A few weeks before the Winter Meetings on Dec. 7-10, Anthopoulos approached the A's and informed them that he was getting deeper into trade talks with the Phillies on a potential Halladay deal. Anthopoulos wanted to know if Oakland would be willing to part with infield prospect Brett Wallace in exchange for one of the Phillies' prospects, outfielder Michael Taylor.
With that seed planted, Anthopoulos requested formal offers from any teams still interested in dealing for Halladay by Friday, Dec. 4. With offers in hand, Anthopoulos convened with Toronto's front office on the weekend before the Meetings. They worked on narrowing down the list of suitors and coming closer to a package of prospects strong enough to convince them to trade Halladay away.
At the Winter Meetings, Anthopoulos kept a low profile and held private meetings with a handful of clubs -- only allowing two representatives of a team at the most into his suite in an effort to control information leaks. By the end of the Meetings, it was reported that the Angels and Phillies were the front-runners for Halladay, but more teams were involved.
"There's no question it was very fluid, there was a lot of teams involved, a lot of back-and-forth dialogue," Anthopoulos said. "There were certain scenarios where we could've gotten five, six, seven players. Again, we didn't feel the quality was there. It comes back to the philosophy of trying to acquire players that would be hard to acquire via trade."
Anthopoulos said that the Blue Jays and Phillies went through a number of possible scenarios. In one brainstorm, Lee would have actually been sent to Toronto, which would have then tried to flip him to another team for prospects. One complication for the Phillies was the difference in Lee's salary ($9 million) and Halladay's salary ($15.75 million) for 2010.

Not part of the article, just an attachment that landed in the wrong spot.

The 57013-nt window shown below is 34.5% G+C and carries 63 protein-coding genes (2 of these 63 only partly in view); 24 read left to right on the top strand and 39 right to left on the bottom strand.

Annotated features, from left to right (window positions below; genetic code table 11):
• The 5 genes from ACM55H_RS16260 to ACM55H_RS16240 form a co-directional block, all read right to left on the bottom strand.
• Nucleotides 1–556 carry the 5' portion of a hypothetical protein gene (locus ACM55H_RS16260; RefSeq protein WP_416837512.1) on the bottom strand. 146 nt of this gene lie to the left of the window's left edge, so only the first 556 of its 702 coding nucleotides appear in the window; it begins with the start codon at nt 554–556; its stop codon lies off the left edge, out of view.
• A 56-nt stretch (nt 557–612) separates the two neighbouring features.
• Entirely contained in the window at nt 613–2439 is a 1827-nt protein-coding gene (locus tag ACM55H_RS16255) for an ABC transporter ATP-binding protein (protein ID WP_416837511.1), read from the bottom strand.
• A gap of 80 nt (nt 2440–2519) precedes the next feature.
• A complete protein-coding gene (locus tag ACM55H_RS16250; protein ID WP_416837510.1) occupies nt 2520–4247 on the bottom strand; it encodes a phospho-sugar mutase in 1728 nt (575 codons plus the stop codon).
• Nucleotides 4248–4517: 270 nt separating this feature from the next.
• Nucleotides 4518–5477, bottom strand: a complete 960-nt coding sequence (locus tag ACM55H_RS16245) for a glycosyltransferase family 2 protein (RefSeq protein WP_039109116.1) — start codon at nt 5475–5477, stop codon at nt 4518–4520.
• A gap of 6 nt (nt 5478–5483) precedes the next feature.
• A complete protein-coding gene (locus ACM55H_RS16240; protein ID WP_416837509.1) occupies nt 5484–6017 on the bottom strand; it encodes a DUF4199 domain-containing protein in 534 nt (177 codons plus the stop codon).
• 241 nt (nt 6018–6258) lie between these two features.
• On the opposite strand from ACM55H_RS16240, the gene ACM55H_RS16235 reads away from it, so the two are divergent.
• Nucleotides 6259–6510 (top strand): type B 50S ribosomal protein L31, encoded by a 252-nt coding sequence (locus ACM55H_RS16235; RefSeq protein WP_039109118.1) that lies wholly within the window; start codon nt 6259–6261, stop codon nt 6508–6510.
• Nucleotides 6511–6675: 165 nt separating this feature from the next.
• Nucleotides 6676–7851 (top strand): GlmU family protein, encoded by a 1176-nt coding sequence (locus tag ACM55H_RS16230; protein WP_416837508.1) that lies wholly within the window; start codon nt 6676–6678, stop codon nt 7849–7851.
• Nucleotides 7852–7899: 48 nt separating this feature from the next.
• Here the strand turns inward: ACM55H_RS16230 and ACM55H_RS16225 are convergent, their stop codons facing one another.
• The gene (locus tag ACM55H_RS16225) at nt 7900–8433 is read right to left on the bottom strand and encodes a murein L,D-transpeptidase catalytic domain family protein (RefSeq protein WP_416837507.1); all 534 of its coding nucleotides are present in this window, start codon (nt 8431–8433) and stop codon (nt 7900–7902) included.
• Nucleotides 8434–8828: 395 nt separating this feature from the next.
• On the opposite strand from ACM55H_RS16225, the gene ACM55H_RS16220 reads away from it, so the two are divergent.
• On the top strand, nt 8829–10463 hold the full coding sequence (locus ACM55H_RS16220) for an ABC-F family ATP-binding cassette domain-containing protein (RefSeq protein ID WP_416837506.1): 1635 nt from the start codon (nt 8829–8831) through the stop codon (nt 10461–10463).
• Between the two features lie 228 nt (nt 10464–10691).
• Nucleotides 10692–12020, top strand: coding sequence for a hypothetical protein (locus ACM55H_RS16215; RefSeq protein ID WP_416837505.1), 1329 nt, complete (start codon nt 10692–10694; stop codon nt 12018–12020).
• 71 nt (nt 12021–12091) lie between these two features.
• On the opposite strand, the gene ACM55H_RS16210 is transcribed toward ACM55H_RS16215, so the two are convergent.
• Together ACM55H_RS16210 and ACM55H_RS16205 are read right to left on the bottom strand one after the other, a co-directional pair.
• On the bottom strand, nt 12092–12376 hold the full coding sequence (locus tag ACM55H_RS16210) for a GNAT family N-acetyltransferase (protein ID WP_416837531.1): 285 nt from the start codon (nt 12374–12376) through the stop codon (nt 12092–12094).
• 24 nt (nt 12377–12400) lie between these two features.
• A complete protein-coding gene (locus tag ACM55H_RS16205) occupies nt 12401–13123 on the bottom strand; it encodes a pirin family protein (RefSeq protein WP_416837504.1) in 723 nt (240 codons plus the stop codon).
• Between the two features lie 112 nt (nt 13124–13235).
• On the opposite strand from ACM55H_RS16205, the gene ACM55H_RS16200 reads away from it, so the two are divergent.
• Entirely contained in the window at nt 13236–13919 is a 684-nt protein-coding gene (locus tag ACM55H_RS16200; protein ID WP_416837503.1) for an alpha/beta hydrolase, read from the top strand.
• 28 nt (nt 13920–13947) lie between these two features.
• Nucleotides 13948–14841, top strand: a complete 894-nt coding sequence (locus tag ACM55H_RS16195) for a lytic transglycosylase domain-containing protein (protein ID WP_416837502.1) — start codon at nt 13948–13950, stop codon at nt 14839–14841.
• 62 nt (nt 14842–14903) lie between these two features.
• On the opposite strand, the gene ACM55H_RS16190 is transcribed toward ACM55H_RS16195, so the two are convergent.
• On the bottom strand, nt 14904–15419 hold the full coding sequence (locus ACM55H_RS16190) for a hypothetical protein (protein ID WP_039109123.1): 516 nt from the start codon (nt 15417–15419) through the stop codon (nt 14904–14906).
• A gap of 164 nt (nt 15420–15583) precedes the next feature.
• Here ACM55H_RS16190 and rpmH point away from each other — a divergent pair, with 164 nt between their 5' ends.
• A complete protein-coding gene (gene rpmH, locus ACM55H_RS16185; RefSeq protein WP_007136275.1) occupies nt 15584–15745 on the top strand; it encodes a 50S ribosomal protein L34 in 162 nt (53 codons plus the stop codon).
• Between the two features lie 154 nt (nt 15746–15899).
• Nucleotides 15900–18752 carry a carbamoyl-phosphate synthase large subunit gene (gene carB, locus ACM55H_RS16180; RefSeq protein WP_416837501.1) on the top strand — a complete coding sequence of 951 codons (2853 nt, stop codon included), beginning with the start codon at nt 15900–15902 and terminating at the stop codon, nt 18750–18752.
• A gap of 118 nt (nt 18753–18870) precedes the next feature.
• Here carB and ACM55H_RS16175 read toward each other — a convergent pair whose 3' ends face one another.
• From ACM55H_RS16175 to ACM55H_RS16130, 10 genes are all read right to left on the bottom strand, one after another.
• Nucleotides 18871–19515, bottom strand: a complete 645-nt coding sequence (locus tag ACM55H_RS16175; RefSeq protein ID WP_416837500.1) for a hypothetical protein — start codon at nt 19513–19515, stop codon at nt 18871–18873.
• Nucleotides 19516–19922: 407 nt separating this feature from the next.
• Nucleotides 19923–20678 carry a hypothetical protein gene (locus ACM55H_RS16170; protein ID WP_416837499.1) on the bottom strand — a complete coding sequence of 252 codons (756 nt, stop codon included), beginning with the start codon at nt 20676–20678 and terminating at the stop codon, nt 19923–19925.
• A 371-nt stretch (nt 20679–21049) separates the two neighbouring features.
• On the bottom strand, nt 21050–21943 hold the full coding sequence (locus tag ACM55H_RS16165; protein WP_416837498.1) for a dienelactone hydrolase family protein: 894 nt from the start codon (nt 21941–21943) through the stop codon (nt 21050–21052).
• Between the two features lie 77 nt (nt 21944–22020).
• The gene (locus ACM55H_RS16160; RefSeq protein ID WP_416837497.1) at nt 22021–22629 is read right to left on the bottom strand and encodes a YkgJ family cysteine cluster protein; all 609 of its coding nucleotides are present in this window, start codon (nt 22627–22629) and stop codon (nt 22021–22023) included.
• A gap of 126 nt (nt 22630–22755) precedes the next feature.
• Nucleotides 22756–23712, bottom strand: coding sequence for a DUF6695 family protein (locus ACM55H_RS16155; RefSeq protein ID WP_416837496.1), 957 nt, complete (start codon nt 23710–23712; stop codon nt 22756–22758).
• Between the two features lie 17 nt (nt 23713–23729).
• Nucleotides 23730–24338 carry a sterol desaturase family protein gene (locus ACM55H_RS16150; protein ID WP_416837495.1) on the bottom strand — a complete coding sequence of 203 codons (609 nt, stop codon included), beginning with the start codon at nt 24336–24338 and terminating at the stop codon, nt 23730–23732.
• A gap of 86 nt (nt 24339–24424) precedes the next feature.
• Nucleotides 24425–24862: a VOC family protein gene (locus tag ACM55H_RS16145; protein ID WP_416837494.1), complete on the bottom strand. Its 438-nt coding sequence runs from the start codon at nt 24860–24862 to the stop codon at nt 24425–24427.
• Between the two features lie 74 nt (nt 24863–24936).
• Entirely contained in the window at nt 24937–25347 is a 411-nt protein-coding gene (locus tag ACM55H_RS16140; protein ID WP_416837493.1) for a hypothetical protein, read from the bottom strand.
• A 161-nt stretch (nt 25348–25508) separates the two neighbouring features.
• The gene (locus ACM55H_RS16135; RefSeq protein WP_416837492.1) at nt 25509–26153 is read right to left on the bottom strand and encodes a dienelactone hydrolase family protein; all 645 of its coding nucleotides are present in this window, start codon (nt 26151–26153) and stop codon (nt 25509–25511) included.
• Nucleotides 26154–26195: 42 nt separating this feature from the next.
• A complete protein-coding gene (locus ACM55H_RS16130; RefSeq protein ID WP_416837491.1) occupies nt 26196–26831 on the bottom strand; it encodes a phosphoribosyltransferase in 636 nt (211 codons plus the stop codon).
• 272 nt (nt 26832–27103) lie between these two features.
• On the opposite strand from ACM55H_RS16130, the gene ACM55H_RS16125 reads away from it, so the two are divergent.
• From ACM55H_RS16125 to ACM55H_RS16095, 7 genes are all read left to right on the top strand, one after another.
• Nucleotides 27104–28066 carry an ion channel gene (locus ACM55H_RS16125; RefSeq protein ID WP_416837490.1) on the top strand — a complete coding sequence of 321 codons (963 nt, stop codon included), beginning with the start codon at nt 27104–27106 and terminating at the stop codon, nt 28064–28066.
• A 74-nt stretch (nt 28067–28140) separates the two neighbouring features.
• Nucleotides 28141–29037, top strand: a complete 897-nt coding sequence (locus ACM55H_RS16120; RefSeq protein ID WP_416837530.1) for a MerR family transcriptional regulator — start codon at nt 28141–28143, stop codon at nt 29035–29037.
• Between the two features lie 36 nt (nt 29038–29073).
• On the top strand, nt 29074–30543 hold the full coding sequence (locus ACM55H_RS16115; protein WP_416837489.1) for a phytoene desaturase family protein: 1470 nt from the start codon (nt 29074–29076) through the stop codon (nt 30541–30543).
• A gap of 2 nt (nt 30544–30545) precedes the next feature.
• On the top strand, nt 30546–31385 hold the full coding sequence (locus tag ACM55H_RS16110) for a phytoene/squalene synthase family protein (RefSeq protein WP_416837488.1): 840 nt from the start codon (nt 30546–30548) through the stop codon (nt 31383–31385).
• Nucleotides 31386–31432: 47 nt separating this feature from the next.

Making it work
Toward the end of the Winter Meetings, Amaro approached Mariners general manager Jack Zduriencik about a possible deal that would send Lee to Seattle. That ignited a second layer that was integral in the deal for Halladay. By trading Lee, Philadelphia could obtain prospects to cushion the blow of the ones lost in the Halladay swap and the original deal involving Lee in July.
Lee's contract does not include a no-trade clause, allowing the Phillies to move him without gaining approval first. As for Halladay, he has a full no-trade clause and any deal had to be cleared by him beforehand. That limited the number of possible trading partners for the Jays, but the Phillies were always one of Halladay's top choices.
"Roy ultimately had control over the process," Anthopoulos said.
Another critical aspect to the trade for the Phillies was signing Halladay to an extension. If the Phillies were going to trade Lee and send Taylor, prized pitching prospect Kyle Drabek and catching prospect Travis D'Arnaud to Toronto -- the group the Jays asked for and ultimately received -- Philadelphia needed to increase the incoming value by extending Halladay.
The Blue Jays were reluctant to grant a window in which to discuss an extension, but agreed to it in order to complete the deal. In the end, Halladay signed a three-year pact worth $60 million with a vesting option worth $20 million for 2014. Toronto also sent $6 million to Philadelphia to help cover the money Halladay was owed in 2010.